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AT&T Threatens to Skip Spectrum Auction

Welcome to National Journal's Tech Edge, a morning tip sheet with the news you need in technology policy, featuring a roundup of the best coverage and exclusive tips for the day ahead. Got this by forward? Sign up at

By Alex Brown (@AlexBrownNJ), Laura Ryan (@NJLJRyan), Brendan Sasso (@BrendanSasso), and Dustin Volz (@dnvolz)


TODAY'S TOP PARAGRAPH: AT&T is ready to play chicken with the FCC over the agency's proposal to cap bidding in the upcoming spectrum auction. Democratic Sen. Al Franken wants Netflix to join his side in the Comcast-TWC merger battle, while Comcast continues to build its army of lobbyists. Barry Diller says Aereo has a 50-50 chance of survival, while Justice Alito is back on the case after all, ending the chance of a tie. 


AT&T READY FOR WAR OVER AUCTION RULES: AT&T is threatening to boycott the FCC's spectrum auction after the agency floated a proposal that would limit the company's ability to bid. In a filing, AT&T VP Joan Marsh said the rules would put AT&T in an "untenable and unacceptable position," and she warned that the company may "choose to withhold its capital for other investments and sit out of the auction entirely." If AT&T pulls out, it could be a disaster for the FCC, which is expecting billions of dollars in auction revenue. Litigation over the rules could also tie the proceedings up in court.

FRANKEN TRIES TO RECRUIT NETFLIX TO COMCAST BATTLE: The Minnesota Democrat is leading the charge against the proposed Comcast-Time Warner Cable merger and wants Netflix in his camp. Franken sent Netflix a letter Wednesday asking the video-streaming company to explain whether or not the deal could hurt Internet users and content providers. Referencing the controversial connection deal between Netflix and Comcast earlier this year, the senator expressed concern that a combined Comcast-TWC would use its "clout" to act as a "gatekeeper" to the Internet. Although Netflix has been a harsh critic of Comcast, it has yet to comment on the impending deal. But Netflix has recently asked the FCC for permission to review confidential documents—a sign the company is watching the merger closely.


MEANWHILE, COMCAST RECRUITS MORE LOBBYISTS: Comcast continues to bulk up its D.C. presence as it tries to muscle its TWC purchase past regulators. New registration forms show that the cable company added Polaris, Washington Tax and Public Policy Group, and the Normandy Group in the last week to its fleet of lobbyists.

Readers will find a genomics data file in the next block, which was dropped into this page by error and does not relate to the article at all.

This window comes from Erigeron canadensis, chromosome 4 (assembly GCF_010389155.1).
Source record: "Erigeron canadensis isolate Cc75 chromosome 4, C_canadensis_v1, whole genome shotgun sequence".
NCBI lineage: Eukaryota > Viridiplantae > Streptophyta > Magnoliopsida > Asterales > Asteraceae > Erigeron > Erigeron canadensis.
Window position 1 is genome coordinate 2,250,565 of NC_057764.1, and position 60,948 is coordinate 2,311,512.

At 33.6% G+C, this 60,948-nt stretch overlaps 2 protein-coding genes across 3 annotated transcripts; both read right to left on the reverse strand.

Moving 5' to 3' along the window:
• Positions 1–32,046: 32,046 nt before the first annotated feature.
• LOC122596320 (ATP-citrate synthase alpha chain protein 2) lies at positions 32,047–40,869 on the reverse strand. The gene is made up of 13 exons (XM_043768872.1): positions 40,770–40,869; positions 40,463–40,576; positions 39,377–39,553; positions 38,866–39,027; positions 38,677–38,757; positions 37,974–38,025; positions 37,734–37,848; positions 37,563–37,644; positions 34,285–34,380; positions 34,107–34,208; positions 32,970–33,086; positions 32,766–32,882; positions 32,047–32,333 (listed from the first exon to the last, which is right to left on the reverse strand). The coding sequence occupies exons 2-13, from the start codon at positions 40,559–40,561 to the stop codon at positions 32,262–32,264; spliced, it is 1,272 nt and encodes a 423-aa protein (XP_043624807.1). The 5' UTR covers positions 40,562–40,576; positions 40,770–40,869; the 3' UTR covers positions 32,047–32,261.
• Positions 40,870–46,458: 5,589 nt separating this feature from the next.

LYFT PICKS UP FIRST LOBBYISTS: The ride-sharing company Lyft is ramping up its D.C. presence. The San Francisco-based startup hired Jochum Shore & Trossevin and TwinLogic Strategies to lobby for the "removal of barriers and anticompetitive activities that inhibit ride sharing," according to the lobbying registration forms. Lyft and its rival Uber have encountered legal obstacles in multiple cities. A spokesperson for Lyft said that the company is working to educate policymakers at the federal, state, and city level on the community benefits of peer-to-peer transportation.

AGENDA SET FOR APRIL FCC OPEN COMMISSION MEETING: The five FCC commissioners will consider USF reforms and spectrum sharing at the April 23 meeting.


GOOGLE'S EARNINGS DISAPPOINT: The company has traditionally gushed profits without breaking a sweat. Now it takes more of an effort. (David Streitfeld, NYT) 


ALITO NO LONGER RECUSED FROM AEREO CASE: The conservative justice will join the rest of the bench next week when Aereo faces off against the major broadcasters, ending concerns of a tie. (Volz)

BILL GATES HAS A PLAN TO CASH IN ON GOOGLE GLASS: The Microsoft cofounder has filed a patent for technology that would sound an alarm if sneaky cameras are spotted nearby. (Volz)

SAMSUNG TRIED TO CAPITALIZE ON STEVE JOBS'S DEATH: As Apple and Samsung fight out a patent trial, lawyers for Apple are using Samsung emails about how to hit its rival after Jobs's death as evidence it stole designs. (Brian Chen, NYT)

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HOW DILLER TOOK AEREO BIG:... Billionaire mogul Barry Diller wasn't content to offer the rebroadcasting service in just one city—and now a Supreme Court case is testing his ambitious plan. (Greg Stohr/Alex Barinka, Bloomberg)

… AND PEGS SCOTUS CASE A COIN FLIP: Diller told The Hollywood Reporter that Aereo's survival odds are "50-50."

WATCH A CONGRESSIONAL CANDIDATE SHOOT DOWN A 'GOVERNMENT DRONE': House contender Matt Rosendale of Montana wants Big Brother out of his airspace. (Brown) 

VIDEO EXPLAINER – HOW COPYRIGHT COULD SINK YOUR PANDORA STATION: The rise of digital music services has the music industry in a fix. Depending on whom you ask, neither the services nor the musicians are very happy. (Ryan)


  • National Foundation on the Arts and Humanities and the Institute of Museum Services will hold an event on the need for broadband connectivity in U.S. libraries at 9 a.m.
  • The FCC will hold a daylong workshop on Technology Transitions and Public Safety beginning at 9 a.m.
  • The Cato Institute will hold a panel discussion on Google Glass and Libertarian policy at noon.
  • Georgetown University will host a discussion on ICANN at 7 p.m.

Don't Miss Today's Top Stories

Love it - first thing I read in the morning."

Amy, VP of Communications

I read the Tech Edge every morning."

Ashley, Senior Media Associate

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